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Pete Trainor

The first step is awareness : The true cost of mental health

Posted by February 14, 2016
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We work in one of the most vibrant industries in the world, both economically and the people within it. New figures show there are over 47,000 digital technology companies in the UK, employing well over 1.46 million people* and employment is set to grow by 5.4 per cent by 2020 – it is a really exciting time to part of the digital revolution that is springing up all around us.

The buzz of being in this industry is unquestionable – fast-paced development, a constantly changing landscape of innovations, clients who need to react at the speed of culture – Our industry is right in the driving seat for the future.

With this fast-paced buzz also comes a much greater onus on business owners, line-managers and the c-suite to take better care of their staff. As we all know, in any company, the workforce is the biggest asset. We all find ourselves under stress at some point. You know the story – Relentless pitching, tight deadlines, conflicts with a co-workers. Any number of things can add to stress and therefore affect peoples mental-wellbeing. Some people thrive in a busy environment and enjoy working to ambitious targets, other people see their job as a means to an end. Where ever people sit on this spectrum, a short period of stress, on its own, is not likely to be considered a big problem, but prolonged stress can become more serious and either create long-term illness or make existing problems worse. It is so crucial that employers in our industry help their employees to find the balance between work and home-life and avoid creating situations that can contribute to long-term stress.

The Figures

Recent reports from The Office of National Statistics indicate that across the U.K, 22.3% of all people in paid employment have some kind of mental health problem. In other words, employers should expect to find on average that nearly 1 in 6 of their workforce is affected by depression, anxiety or other mental health conditions. These conditions also rank first and second in terms of causing absenteeism compared to all other medical conditions, in the workplace. These are sobering figures. The major concern is that these levels of mental health problems, in the workplace, are just not recognised by the majority of employers and by seriously underestimating the extent to which employees and fellow managers are experiencing these things, businesses probably don’t understand the damaging impact it may be having on their business.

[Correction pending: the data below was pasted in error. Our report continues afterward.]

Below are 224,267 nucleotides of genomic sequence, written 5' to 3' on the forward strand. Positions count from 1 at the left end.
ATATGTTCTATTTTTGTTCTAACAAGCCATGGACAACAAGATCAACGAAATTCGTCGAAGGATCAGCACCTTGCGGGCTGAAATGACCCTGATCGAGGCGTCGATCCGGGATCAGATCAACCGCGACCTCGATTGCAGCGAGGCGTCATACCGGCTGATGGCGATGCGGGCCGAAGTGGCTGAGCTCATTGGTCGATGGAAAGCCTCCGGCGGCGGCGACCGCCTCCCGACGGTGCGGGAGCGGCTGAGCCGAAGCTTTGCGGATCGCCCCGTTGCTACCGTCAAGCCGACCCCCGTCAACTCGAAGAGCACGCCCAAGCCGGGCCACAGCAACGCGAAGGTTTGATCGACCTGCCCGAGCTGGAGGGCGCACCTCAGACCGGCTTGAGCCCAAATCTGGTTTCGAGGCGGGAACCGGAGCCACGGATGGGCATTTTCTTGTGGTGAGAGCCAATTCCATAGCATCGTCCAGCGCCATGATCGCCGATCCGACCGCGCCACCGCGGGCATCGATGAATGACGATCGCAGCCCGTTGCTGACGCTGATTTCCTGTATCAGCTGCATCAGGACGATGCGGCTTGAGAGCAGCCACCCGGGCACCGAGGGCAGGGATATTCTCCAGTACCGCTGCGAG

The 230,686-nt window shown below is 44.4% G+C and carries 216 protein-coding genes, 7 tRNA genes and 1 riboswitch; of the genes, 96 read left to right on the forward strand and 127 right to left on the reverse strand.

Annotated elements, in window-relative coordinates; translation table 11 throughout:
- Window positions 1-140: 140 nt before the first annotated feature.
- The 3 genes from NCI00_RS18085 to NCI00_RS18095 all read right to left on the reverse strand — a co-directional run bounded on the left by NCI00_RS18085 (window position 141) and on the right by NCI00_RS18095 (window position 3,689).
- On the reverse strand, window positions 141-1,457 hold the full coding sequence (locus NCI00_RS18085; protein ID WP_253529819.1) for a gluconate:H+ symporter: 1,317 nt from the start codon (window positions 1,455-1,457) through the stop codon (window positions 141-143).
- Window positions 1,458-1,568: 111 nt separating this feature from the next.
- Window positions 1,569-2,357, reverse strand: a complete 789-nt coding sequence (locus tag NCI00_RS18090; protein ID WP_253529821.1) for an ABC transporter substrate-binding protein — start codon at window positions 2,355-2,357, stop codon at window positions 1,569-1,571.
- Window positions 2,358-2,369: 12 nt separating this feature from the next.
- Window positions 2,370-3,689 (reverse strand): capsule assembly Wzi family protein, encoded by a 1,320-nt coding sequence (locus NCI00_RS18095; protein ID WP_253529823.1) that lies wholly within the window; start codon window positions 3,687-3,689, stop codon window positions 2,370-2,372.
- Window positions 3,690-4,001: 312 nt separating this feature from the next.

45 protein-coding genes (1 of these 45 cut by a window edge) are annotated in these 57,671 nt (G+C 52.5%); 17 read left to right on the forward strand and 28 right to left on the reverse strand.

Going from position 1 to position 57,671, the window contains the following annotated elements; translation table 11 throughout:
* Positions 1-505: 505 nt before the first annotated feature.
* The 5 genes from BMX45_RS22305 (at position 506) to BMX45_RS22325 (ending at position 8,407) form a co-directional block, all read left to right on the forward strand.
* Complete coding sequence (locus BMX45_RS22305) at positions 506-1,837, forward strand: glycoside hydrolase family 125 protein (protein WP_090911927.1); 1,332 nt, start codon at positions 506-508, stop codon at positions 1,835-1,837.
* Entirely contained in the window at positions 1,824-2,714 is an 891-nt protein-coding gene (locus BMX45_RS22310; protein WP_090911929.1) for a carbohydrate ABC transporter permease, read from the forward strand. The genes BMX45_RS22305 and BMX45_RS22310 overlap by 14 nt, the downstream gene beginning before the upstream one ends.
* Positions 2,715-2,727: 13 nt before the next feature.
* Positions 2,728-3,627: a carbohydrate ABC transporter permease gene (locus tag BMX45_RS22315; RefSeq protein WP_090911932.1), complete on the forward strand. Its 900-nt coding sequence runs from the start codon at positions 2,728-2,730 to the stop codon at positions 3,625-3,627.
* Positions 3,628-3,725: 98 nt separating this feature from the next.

Ignorance can be bliss

In practice, it can be really hard to distinguish when ‘stress’ turns into a ‘mental health problem’ and when existing mental health problems become exaggerated by the stresses at work – but businesses can try to mitigate the potential risk by recognising that the workforce needs to be well looked after. Health and well-being awareness need to extend far beyond the need to avoid or reduce the costs of absence or poor performance, it actually requires a totally different perception of health and well-being and a willingness from both employers and employees to change the behaviour towards it. Acknowledgement of the problem, in the long run, will give businesses a much better chance of reducing costs due to the absenteeism and presenteeism of employees.

The cost of presenteeism

In terms of those costs associated with the absenteeism of employees, the cost is obvious—100% of an employees productivity is lost each day they are not on the job. The Office of National Statistics has evidence that mental health problems such as stress, depression and anxiety contribute to a significant number of days of lost work across the U.K – A staggering 15.2 million days of lost work per year. This stat excludes things such as manic depression and schizophrenia which are grouped as serious mental health problems.

Presenteeism is also potentially more costly to a business than straight up days-off-sick. the cost of presenteeism is a more “hidden” cost because a worker will be on the job, but potentially not accomplishing as much. The costs of presenteeism are difficult to model compared to absenteeism. However, two points are clear, health-related presenteeism has, relative to absence, the larger effect and mental ill-health is particularly likely to be manifest in the form of presenteeism rather than absenteeism. This is a big risk for businesses within our industry. So as a business, ensuring that employees have the right support is the only way of making sure presenteeism does not slow down the predicted growth of the businesses and therefore the industry as a whole.